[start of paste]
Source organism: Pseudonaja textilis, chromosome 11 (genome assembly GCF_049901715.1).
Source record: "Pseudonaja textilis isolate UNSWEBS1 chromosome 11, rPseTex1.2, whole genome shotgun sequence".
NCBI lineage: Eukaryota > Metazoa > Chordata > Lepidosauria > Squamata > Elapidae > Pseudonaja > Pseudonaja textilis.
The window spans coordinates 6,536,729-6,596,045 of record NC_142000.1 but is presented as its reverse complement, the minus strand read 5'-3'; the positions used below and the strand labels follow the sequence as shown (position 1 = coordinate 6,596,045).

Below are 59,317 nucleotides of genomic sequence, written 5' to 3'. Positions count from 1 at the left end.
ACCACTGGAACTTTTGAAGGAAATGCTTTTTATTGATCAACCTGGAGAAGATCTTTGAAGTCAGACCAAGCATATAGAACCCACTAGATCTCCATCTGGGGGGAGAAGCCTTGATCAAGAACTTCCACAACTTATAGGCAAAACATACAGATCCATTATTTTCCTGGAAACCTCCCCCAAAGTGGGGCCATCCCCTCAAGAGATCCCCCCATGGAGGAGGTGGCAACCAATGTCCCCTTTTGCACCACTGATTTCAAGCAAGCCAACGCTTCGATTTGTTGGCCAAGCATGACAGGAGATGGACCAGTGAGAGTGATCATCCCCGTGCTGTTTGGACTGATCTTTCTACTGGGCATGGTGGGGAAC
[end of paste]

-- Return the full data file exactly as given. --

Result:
Source organism: Pseudonaja textilis, chromosome 11 (genome assembly GCF_049901715.1).
Source record: "Pseudonaja textilis isolate UNSWEBS1 chromosome 11, rPseTex1.2, whole genome shotgun sequence".
NCBI lineage: Eukaryota > Metazoa > Chordata > Lepidosauria > Squamata > Elapidae > Pseudonaja > Pseudonaja textilis.
The window spans coordinates 6,536,729-6,596,045 of record NC_142000.1 but is presented as its reverse complement, the minus strand read 5'-3'; the positions used below and the strand labels follow the sequence as shown (position 1 = coordinate 6,596,045).

Below are 59,317 nucleotides of genomic sequence, written 5' to 3'. Positions count from 1 at the left end.
ACCACTGGAACTTTTGAAGGAAATGCTTTTTATTGATCAACCTGGAGAAGATCTTTGAAGTCAGACCAAGCATATAGAACCCACTAGATCTCCATCTGGGGGGAGAAGCCTTGATCAAGAACTTCCACAACTTATAGGCAAAACATACAGATCCATTATTTTCCTGGAAACCTCCCCCAAAGTGGGGCCATCCCCTCAAGAGATCCCCCCATGGAGGAGGTGGCAACCAATGTCCCCTTTTGCACCACTGATTTCAAGCAAGCCAACGCTTCGATTTGTTGGCCAAGCATGACAGGAGATGGACCAGTGAGAGTGATCATCCCCGTGCTGTTTGGACTGATCTTTCTACTGGGCATGGTGGGGAAC